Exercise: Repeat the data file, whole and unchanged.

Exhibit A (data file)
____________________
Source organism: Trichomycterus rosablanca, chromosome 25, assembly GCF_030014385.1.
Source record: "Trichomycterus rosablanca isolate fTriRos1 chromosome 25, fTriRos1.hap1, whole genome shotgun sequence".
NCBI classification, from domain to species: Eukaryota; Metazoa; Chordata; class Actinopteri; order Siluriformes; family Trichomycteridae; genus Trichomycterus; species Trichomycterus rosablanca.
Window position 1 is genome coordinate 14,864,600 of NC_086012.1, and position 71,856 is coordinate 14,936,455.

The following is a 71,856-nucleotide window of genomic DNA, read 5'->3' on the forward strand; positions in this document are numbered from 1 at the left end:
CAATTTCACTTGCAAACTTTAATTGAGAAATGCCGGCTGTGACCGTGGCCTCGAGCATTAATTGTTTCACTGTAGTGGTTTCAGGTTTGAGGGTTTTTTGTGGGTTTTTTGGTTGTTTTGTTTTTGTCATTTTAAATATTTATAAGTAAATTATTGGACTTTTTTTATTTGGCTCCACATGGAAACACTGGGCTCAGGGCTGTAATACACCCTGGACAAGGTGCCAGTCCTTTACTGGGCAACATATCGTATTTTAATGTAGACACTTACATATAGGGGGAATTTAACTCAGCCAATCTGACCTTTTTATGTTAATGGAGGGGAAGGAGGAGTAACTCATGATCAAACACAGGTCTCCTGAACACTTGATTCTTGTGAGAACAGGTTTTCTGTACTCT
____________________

Source organism: Trichomycterus rosablanca, chromosome 25, assembly GCF_030014385.1.
Source record: "Trichomycterus rosablanca isolate fTriRos1 chromosome 25, fTriRos1.hap1, whole genome shotgun sequence".
NCBI classification, from domain to species: Eukaryota; Metazoa; Chordata; class Actinopteri; order Siluriformes; family Trichomycteridae; genus Trichomycterus; species Trichomycterus rosablanca.
Window position 1 is genome coordinate 14,864,600 of NC_086012.1, and position 71,856 is coordinate 14,936,455.

The following is a 71,856-nucleotide window of genomic DNA, read 5'->3' on the forward strand; positions in this document are numbered from 1 at the left end:
CAATTTCACTTGCAAACTTTAATTGAGAAATGCCGGCTGTGACCGTGGCCTCGAGCATTAATTGTTTCACTGTAGTGGTTTCAGGTTTGAGGGTTTTTTGTGGGTTTTTTGGTTGTTTTGTTTTTGTCATTTTAAATATTTATAAGTAAATTATTGGACTTTTTTTATTTGGCTCCACATGGAAACACTGGGCTCAGGGCTGTAATACACCCTGGACAAGGTGCCAGTCCTTTACTGGGCAACATATCGTATTTTAATGTAGACACTTACATATAGGGGGAATTTAACTCAGCCAATCTGACCTTTTTATGTTAATGGAGGGGAAGGAGGAGTAACTCATGATCAAACACAGGTCTCCTGAACACTTGATTCTTGTGAGAACAGGTTTTCTGTACTCT